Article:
Pankaj Tripathi on Mirzapur 2 craze: For the first time, my hoardings were put up in India
Pankaj Tripathi and Shweta Tripathi on the frenzy around Mirzapur 2, streaming on Amazon Prime Video
You would expect a grand intro shot for Pankaj Tripathi in Mirzapur Season 2. Instead, he's staring bluntly at the camera, frowning wearily. His expression hovers between bewilderment and confusion. Perhaps he's baffled at all that's been happening with the show.
Understandably so. Moments after the new season was launched on Amazon Prime Video, on October 22, the app crashed. A flurry of memes descended on Twitter even before people could finish the series. Even now, over a week since release, the hype is on (the show has been accused of abetting a real-world crime, while a scene is being altered for upsetting Hindi pulp writer, Surender Mohan Pathak).
For Pankaj, both the fanfare and the scrutiny have been a blessing. "People know me as Kaleen Bhaiya," he says. "That is what the show has done. It has made me popular. For the first time, my own hoardings were put up in India during Mirzapur Season 1. Before that, no cinema put up my hoardings..."
Inside the show, though, the mood is less jubilant. With the ground shrinking beneath his feet, Kaleen Bhaiya is moved to desperate measures: restoring his grip on Mirzapur while fighting off the threat of Guddu Pandit (Ali Fazal). Even more than last season, Pankaj endows the character with a grim stillness, an icy 'thahrav' that has become his signature. "Kaleen is intoxicated by the power he commands," Pankaj explains. "If fear can be induced without involving a physical action sequence then why indulge in it."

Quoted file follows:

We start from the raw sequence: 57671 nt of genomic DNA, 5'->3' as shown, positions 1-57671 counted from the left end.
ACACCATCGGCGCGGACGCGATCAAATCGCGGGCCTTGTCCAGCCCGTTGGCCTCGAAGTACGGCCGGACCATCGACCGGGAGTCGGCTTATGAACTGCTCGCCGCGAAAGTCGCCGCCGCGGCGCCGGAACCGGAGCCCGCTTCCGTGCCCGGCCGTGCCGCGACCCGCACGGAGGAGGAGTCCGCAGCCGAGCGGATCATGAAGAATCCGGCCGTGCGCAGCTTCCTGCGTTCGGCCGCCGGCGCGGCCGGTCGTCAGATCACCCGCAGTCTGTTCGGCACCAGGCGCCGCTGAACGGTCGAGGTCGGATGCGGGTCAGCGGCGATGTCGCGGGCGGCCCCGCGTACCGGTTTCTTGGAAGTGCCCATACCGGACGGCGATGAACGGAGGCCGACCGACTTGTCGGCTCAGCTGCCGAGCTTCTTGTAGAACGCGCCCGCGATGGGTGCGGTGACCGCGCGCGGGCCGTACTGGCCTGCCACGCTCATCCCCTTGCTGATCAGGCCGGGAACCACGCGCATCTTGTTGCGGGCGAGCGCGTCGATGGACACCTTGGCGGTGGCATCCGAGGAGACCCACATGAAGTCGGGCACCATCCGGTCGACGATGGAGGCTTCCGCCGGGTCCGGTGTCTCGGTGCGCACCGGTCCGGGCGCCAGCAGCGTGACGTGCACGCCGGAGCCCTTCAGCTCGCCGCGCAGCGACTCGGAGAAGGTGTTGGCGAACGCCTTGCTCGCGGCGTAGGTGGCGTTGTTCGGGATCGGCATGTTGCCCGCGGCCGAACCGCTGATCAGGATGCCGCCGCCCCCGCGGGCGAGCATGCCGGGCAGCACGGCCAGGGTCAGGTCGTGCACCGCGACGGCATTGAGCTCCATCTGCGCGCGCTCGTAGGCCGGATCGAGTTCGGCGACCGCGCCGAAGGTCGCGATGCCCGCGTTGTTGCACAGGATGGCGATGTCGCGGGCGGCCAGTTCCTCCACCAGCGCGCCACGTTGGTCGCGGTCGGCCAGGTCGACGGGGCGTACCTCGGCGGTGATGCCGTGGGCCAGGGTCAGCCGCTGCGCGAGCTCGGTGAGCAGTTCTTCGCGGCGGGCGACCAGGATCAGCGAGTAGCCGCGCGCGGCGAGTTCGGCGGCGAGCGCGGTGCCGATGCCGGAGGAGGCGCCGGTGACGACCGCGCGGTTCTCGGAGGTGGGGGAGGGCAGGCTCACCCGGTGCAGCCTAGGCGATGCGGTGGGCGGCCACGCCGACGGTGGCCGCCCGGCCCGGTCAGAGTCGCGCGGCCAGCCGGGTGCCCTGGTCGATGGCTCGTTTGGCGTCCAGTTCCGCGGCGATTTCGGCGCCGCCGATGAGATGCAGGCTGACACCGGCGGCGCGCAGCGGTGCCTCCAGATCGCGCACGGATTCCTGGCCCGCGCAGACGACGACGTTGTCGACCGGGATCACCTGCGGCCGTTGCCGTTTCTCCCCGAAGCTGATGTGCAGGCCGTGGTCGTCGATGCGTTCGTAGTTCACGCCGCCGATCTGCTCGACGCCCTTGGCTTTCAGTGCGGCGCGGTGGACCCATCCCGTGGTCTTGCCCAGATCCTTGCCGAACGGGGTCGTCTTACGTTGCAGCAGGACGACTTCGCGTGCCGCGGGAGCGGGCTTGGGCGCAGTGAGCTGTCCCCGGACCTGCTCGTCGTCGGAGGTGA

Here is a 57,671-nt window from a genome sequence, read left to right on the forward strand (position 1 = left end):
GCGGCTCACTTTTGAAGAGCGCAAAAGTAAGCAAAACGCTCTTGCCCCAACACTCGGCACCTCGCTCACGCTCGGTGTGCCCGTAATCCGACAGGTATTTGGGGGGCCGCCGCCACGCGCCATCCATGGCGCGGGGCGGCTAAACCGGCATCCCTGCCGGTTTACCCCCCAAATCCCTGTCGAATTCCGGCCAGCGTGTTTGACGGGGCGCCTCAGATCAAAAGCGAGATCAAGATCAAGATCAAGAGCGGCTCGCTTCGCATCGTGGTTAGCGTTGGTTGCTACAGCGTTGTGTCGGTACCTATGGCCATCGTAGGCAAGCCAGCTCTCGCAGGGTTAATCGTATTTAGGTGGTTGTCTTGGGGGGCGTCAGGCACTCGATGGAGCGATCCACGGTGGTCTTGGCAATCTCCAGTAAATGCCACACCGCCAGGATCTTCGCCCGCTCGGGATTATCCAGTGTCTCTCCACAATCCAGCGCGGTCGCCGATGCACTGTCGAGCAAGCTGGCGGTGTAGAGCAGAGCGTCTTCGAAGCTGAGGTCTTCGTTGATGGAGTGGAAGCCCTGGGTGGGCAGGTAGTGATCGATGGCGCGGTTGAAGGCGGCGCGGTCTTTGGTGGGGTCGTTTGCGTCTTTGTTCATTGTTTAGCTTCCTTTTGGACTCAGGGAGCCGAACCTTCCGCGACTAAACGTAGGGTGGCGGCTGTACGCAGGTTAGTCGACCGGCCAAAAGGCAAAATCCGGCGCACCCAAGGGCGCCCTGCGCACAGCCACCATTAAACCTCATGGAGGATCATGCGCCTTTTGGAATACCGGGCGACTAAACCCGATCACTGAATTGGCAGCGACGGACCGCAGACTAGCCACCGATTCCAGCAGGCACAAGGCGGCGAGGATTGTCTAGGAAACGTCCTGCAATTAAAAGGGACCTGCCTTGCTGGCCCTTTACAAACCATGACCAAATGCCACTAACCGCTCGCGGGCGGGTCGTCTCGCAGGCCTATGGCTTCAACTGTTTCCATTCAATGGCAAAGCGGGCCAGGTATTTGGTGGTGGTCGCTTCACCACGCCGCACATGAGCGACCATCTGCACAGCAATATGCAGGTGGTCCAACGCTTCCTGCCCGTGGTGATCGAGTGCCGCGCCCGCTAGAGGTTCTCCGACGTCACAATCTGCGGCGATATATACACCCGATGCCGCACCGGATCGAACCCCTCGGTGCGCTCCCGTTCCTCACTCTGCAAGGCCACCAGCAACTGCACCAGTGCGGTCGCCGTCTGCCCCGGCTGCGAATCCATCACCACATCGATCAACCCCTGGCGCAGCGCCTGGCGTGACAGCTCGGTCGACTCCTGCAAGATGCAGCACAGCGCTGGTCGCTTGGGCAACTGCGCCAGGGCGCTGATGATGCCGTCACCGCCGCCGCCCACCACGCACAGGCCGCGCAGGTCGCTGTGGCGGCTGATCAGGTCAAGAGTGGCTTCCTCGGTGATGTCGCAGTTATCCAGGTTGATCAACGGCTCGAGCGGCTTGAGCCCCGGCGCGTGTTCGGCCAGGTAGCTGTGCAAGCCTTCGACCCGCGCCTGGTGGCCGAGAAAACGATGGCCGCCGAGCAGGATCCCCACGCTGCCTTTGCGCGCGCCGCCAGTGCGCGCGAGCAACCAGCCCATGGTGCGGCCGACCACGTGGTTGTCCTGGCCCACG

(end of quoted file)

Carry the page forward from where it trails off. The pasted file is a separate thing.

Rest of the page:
That's not an approach shared by Shweta Tripathi, who returns as a guns-blazing Golu Gupta in Season 2. Teaming up with Guddu, she seeks to avenge herself on Munna (Divyendu Tripathi). Along the way, she meets a slimy agent (Priyanshu Painyuli) and twin gangsters, Bharat and Shatrughan Tyagi (Vijay Varma).
"Golu as a character was happy with her studies, her books and her 'allu patties'," Shweta says. "However, because of how Season 1 ends, everything changed. She was made to challenge her own beliefs and that is because the two people she loved the most were taken away from her."
For the action scenes, Shweta refused body doubles to retain authenticity. The guns, she says, were just as real. "I prepped with stunt director Manohar Varma for 10 days at his training arcade near film city. Ali was a big support and he would tell me if something wasn't flowing naturally and we would work on it."
Shweta feels the female characters have emerged more strongly in Season 2. "The world (of Mirzapur) is such that the males are more dominant. However, I'm really enjoying the growth of women in terms of how, instead of blindly attacking, you're getting inside someone's head and making them do what you want. With women you see more layers and in Season, 2 lots of things have changed."